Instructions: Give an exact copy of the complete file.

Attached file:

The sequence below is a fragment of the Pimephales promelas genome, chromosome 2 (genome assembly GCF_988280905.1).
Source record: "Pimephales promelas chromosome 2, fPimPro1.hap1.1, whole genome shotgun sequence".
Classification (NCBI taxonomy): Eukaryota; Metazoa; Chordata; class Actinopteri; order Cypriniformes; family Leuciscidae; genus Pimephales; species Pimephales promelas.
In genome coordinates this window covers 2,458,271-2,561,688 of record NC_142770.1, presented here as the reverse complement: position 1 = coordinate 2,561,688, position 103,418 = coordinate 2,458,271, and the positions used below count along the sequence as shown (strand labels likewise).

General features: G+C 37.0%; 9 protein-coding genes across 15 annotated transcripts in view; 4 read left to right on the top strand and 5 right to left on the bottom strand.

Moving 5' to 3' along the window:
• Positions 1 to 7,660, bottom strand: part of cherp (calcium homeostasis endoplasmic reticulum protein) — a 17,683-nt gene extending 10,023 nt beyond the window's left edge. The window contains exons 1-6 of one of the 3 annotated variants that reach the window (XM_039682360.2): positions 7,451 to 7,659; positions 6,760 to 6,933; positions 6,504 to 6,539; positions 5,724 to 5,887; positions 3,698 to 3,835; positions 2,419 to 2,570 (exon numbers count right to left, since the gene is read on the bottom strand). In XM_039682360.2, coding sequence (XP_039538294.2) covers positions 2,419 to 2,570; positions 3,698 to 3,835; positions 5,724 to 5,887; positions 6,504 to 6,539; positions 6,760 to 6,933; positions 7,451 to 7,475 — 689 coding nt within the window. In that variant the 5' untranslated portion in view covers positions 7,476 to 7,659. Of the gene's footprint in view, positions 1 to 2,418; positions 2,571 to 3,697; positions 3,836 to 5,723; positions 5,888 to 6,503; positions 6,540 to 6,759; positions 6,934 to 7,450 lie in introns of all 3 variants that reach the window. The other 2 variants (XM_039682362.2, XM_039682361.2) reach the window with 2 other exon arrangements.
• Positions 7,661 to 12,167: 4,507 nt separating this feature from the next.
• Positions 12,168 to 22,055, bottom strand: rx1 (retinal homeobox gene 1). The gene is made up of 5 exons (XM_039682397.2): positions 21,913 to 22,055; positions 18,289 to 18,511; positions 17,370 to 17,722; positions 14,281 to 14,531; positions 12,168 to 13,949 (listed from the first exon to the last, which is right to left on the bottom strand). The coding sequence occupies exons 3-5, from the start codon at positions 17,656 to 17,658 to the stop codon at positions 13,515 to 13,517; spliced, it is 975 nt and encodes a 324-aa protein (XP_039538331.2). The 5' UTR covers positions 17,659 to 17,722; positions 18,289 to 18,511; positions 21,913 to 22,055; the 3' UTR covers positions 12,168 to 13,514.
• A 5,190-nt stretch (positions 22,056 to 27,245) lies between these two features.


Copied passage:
The sequence below is a fragment of the Pimephales promelas genome, chromosome 2 (genome assembly GCF_988280905.1).
Source record: "Pimephales promelas chromosome 2, fPimPro1.hap1.1, whole genome shotgun sequence".
Classification (NCBI taxonomy): Eukaryota; Metazoa; Chordata; class Actinopteri; order Cypriniformes; family Leuciscidae; genus Pimephales; species Pimephales promelas.
In genome coordinates this window covers 2,458,271-2,561,688 of record NC_142770.1, presented here as the reverse complement: position 1 = coordinate 2,561,688, position 103,418 = coordinate 2,458,271, and the positions used below count along the sequence as shown (strand labels likewise).

General features: G+C 37.0%; 9 protein-coding genes across 15 annotated transcripts in view; 4 read left to right on the top strand and 5 right to left on the bottom strand.

Moving 5' to 3' along the window:
• Positions 1 to 7,660, bottom strand: part of cherp (calcium homeostasis endoplasmic reticulum protein) — a 17,683-nt gene extending 10,023 nt beyond the window's left edge. The window contains exons 1-6 of one of the 3 annotated variants that reach the window (XM_039682360.2): positions 7,451 to 7,659; positions 6,760 to 6,933; positions 6,504 to 6,539; positions 5,724 to 5,887; positions 3,698 to 3,835; positions 2,419 to 2,570 (exon numbers count right to left, since the gene is read on the bottom strand). In XM_039682360.2, coding sequence (XP_039538294.2) covers positions 2,419 to 2,570; positions 3,698 to 3,835; positions 5,724 to 5,887; positions 6,504 to 6,539; positions 6,760 to 6,933; positions 7,451 to 7,475 — 689 coding nt within the window. In that variant the 5' untranslated portion in view covers positions 7,476 to 7,659. Of the gene's footprint in view, positions 1 to 2,418; positions 2,571 to 3,697; positions 3,836 to 5,723; positions 5,888 to 6,503; positions 6,540 to 6,759; positions 6,934 to 7,450 lie in introns of all 3 variants that reach the window. The other 2 variants (XM_039682362.2, XM_039682361.2) reach the window with 2 other exon arrangements.
• Positions 7,661 to 12,167: 4,507 nt separating this feature from the next.
• Positions 12,168 to 22,055, bottom strand: rx1 (retinal homeobox gene 1). The gene is made up of 5 exons (XM_039682397.2): positions 21,913 to 22,055; positions 18,289 to 18,511; positions 17,370 to 17,722; positions 14,281 to 14,531; positions 12,168 to 13,949 (listed from the first exon to the last, which is right to left on the bottom strand). The coding sequence occupies exons 3-5, from the start codon at positions 17,656 to 17,658 to the stop codon at positions 13,515 to 13,517; spliced, it is 975 nt and encodes a 324-aa protein (XP_039538331.2). The 5' UTR covers positions 17,659 to 17,722; positions 18,289 to 18,511; positions 21,913 to 22,055; the 3' UTR covers positions 12,168 to 13,514.
• A 5,190-nt stretch (positions 22,056 to 27,245) lies between these two features.